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Change at the top at Teva as Vigodman departs

CEO replaced ad interim by chairman Yitzhak Peterburg as search begins
Teva

Teva's chief executive Erez Vigodman is quitting after three years at the helm, saying "now is the right time for me to step down".

Vigodman is also standing down from Teva's board of directors - effective immediately - and will be replaced on an interim basis by Teva's chairman Yitzhak Peterburg, formerly head of branded products at the company, while the search for a permanent CEO goes on.

The decision to part company was "by mutual agreement", according to a statement from the Israeli drugmaker, which saw its share price slide as the news emerged.

Vigodman's relatively short tenure has raised eyebrows, particularly among shareholders who pointed to a lack of pharma industry experience when he joined the company from agrochemicals firm Makhteshim Agan Industries in 2014.

The unexpected departure also comes at a tricky time for Teva, which has lost patent protection for the original formulation of cash cow product Copaxone (glatiramer acetate) for multiple sclerosis and is struggling to absorb an Actavis generics unit it bought for around $40bn last year.

The company's expanded generics business has not performed as well as expected and suffered a further hit towards the end of last year with the shock resignation of unit head Sigurdur Olafsson, one of the architects of the takeover.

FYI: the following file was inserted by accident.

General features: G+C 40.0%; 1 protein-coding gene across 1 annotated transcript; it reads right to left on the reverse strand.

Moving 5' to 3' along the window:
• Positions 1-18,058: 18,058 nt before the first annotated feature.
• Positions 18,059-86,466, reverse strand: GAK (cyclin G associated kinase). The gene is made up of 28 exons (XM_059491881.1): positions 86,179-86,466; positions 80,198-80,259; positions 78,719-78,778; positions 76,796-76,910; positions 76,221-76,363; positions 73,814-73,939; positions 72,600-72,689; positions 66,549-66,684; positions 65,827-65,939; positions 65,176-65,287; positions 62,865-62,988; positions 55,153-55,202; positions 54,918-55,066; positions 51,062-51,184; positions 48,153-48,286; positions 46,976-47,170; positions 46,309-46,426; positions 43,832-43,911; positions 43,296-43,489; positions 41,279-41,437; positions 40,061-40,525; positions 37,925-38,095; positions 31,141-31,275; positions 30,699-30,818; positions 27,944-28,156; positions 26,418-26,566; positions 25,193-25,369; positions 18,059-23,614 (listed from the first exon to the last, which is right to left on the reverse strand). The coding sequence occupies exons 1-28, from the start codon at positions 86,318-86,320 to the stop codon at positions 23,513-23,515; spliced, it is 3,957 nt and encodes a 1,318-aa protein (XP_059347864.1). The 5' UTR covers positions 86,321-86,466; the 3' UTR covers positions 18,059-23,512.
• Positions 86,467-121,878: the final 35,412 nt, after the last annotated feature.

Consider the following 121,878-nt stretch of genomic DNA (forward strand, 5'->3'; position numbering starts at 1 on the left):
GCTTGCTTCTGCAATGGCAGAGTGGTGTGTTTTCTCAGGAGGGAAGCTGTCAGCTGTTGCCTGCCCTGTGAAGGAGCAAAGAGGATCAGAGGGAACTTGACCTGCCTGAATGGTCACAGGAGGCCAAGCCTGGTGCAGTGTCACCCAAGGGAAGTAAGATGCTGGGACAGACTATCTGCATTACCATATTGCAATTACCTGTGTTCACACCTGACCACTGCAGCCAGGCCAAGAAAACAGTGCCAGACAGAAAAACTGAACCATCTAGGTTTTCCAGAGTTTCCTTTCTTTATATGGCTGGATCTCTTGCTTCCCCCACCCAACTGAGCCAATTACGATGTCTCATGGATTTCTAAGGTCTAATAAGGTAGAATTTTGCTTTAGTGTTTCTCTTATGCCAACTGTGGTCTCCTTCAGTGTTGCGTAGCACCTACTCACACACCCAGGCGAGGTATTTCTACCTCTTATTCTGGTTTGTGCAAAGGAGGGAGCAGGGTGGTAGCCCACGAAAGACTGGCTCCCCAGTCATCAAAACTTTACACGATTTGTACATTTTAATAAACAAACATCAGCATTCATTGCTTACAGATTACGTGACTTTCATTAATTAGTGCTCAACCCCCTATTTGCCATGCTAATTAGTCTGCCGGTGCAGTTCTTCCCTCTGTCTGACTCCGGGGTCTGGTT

Peterburg said the "immediate focus" is "realising the cost synergies and strategic benefits of the Actavis generics acquisition".

Adding to the company's pain, Teva suffered a defeat in the US courts on a newer three-times-a-week version of Copaxone just last week, although the company has said it plans to appeal that decision. It has also become embroiled in the federal investigation in the US into possible generic drug price-fixing and was hit by a $519m fine in December for mis-promoting Copaxone in Russia, Ukraine and Mexico.

Teva has elected Sol Barer as chairman, saying he brings "deep knowledge of the global pharmaceutical industry". Barer was a founder of the biotechnology group at Celanese - later spun off as Celgene - where he served as both chairman and CEO.

Article by
Phil Taylor

7th February 2017

From: Sales

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